Capital Credit: A New Right of Citizenship
Most people live from paycheck to paycheck . . . or from
hand to mouth. The answer to how citizens without adequate
savings can acquire an income-producing property stake lies
in the intelligent use of credit-specifically, productive
Credit is a social creation. It can only exist in a society
organized to protect contracts and property rights. A central
premise of the Real or Just Third Way is that productive or
capital credit is a "common good." Equal access
to this good is a fundamental human right and the social key
for enabling have-nots to become haves.
One powerful ownership-expanding technique in the U.S. is
known as the employee stock ownership plan (ESOP). The ESOP
provides widespread and systematic access to capital credit
to each employee in a participating company. An "empowerment
ESOP" can be designed so that employees gain both a voice
in corporate governance and a source of financing which does
not reduce their paychecks or savings.
Traditional sources of capital funding treat loans to ESOPs
the same as other corporate loans. An ESOP loan is based on
the company's credit, with repayment expected wholly out
of future profits of the company.
Beyond the ESOP are other credit-diffusing tools which would
open up ownership and profit sharing opportunities for consumers
of public utilities, residents of new or redeveloped communities,
teachers and other public servants, farm families, homemakers,
the disabled, professionals, frustrated entrepreneurs, and
Transforming the Corporation through
Under the expanded capital ownership paradigm espoused under
the Just Third Way, the business corporation (whether a small
local business or a giant multinational) can become a vehicle
for transforming the world into a more free and just marketplace.
This Global Justice Movement web site places a very high focus
on helping corporate managers to see that they can do their
job more effectively by incorporating economic justice in
the way they do business.
Through ESOPs and similar means for empowering corporate workers
and customers, more people could legitimately acquire ownership
of the growth of capital without taking from those who own
existing assets. These new owners would be able to get
income from capital as a supplement to their wage incomes.
Under "Justice-Based Management," employees would
supplement their fixed wages or salaries with monthly and
annual bonuses, stock and dividends--all generated out of
profits. Each employee could automatically earn and accumulate
property while working in a participatory corporate culture,
thus gaining a direct, personal interest in the success and
profitability of his or her employer company.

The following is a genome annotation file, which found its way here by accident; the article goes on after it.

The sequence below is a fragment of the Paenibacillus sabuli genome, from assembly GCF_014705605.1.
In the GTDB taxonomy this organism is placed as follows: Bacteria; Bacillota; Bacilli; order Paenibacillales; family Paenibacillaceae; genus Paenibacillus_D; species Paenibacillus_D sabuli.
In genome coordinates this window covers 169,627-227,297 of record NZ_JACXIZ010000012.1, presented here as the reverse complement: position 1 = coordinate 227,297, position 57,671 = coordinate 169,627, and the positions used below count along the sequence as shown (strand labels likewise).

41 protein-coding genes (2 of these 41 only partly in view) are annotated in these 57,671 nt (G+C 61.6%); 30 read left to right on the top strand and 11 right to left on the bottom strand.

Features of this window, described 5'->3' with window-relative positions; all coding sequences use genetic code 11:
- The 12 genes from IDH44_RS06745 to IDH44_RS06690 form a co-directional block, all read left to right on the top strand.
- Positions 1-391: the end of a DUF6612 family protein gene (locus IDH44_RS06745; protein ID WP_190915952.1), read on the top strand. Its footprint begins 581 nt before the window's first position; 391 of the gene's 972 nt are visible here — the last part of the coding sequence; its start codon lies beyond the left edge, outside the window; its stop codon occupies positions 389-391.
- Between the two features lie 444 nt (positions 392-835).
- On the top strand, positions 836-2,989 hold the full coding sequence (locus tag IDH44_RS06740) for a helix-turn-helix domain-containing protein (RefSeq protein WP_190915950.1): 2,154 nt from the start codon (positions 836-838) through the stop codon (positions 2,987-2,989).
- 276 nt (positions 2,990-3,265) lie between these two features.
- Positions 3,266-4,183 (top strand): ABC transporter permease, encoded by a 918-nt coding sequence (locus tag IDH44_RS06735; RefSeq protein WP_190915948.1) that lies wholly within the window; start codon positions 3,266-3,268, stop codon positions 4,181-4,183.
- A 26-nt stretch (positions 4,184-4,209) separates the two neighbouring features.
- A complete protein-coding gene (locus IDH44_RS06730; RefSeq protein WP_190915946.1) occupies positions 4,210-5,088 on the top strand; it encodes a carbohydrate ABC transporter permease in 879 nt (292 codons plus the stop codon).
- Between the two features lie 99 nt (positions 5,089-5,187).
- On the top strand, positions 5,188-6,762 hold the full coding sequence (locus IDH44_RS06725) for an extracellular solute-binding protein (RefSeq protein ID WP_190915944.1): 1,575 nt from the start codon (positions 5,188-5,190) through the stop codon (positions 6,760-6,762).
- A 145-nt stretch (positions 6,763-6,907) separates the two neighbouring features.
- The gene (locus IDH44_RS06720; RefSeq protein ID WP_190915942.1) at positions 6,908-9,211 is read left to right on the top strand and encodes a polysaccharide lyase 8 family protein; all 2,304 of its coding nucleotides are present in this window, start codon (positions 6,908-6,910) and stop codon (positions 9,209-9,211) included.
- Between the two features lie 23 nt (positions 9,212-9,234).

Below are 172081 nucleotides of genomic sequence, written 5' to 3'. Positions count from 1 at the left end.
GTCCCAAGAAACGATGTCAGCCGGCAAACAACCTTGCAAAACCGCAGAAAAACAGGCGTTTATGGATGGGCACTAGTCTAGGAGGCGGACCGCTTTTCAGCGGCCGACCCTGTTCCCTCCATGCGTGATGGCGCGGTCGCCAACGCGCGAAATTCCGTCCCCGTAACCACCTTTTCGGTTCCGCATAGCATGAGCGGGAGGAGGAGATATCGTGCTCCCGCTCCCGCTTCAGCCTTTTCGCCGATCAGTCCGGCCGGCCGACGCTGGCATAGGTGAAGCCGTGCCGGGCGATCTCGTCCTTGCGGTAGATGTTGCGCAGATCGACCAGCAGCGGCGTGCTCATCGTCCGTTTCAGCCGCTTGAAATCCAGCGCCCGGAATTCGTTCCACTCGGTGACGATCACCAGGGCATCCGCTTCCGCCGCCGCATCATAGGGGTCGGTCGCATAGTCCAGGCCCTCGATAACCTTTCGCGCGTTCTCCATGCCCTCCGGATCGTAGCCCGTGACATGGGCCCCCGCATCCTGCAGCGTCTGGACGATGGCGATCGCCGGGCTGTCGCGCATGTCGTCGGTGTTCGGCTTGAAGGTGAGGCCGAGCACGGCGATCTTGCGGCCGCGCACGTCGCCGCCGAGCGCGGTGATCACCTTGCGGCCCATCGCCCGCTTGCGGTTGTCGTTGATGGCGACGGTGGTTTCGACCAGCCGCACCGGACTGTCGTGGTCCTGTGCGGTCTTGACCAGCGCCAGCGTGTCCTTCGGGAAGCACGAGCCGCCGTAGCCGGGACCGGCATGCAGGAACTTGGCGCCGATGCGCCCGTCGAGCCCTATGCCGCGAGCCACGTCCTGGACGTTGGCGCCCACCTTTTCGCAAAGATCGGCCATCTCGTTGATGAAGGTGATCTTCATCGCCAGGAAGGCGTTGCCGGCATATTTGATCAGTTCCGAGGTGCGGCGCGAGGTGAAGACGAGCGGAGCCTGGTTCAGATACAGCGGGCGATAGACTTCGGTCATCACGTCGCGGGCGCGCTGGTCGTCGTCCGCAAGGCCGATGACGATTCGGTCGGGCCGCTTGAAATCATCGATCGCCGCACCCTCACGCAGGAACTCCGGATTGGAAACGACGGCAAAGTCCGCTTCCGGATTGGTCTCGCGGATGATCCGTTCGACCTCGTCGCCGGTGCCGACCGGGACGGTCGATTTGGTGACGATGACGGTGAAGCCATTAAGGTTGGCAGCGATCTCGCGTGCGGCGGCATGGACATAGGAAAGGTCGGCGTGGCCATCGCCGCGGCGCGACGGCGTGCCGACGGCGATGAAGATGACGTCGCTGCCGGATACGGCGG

International, National and Regional
Life-enhancing actions at the personal, family, enterprise
or community level--no matter how well-intentioned--can easily
be suppressed or nullified by a hostile or unjust external
environment at the national or global level.
Moving from the microeconomic to the macro-economic level,
proponents of the Just Third Way have developed strategies
for reshaping basic social institutions, such as tax and monetary
systems, which have become barriers to human development.
The Just Third Way is based on four interdependent pillars
of economic justice:
- Expanded capital ownership
- Limited economic power of government
- Restoration of free and open markets for determining just
prices, just wages and just profits
- Restoration of private property in the means of production
Social technologies and laws designed to advance the four-pillar
approach would encourage the broad diffusion of future capital
ownership opportunities--the missing link in all other strategies
for transforming the economies of the world. Economic and
political power would begin to be decentralized into the hands
of each member of society.
Social Justice, Not Utopia
We recognize that the world's complex economic and social
problems cannot be solved in a single stroke. There is no
Our concept of social justice, as developed and refined by
such social justice proponents as the late Rev. William Ferree,
addresses the structuring of institutions (laws, systems,
social organizations, etc.) and how they enhance or degrade
the sovereignty and dignity of the individuals affected by
By targeting institutions in society which are defective
and unjust, social justice identifies the structural cause
of the problem, not just the symptoms of the problem.
Through democratic processes and by combining their individual
strengths, concerned individuals can act in positive ways
to bring about seemingly impossible changes in the social
Act of Social Justice - A Call to
Our Global Justice Movement web site defines the "act
of social justice" as the moral virtue or good habit
exercised when a person acts with others in an organized way
to perfect the social order or any part of it within their
Transforming bad laws and unjust institutions is impossible
when each person acts in isolation or only for his own welfare.
But together, organizing around common moral principles and
a shared vision, people can convert social structures of exploitation
and alienation into structures of justice.
America was born through acts of social justice. This is how
racial barriers in the U.S. were lifted in the 1960s. And
this is how communism was toppled in Eastern Europe and the
former Soviet Union in the 1990s.
Implicit in any act of social justice is a recognition that
improving the social order or an institution is a never-ending
task. This is because human beings and human creations (including
laws and institutions) are inherently imperfect. Hence, while
we can never expect to achieve perfection, we have a moral
responsibility to pursue justice.
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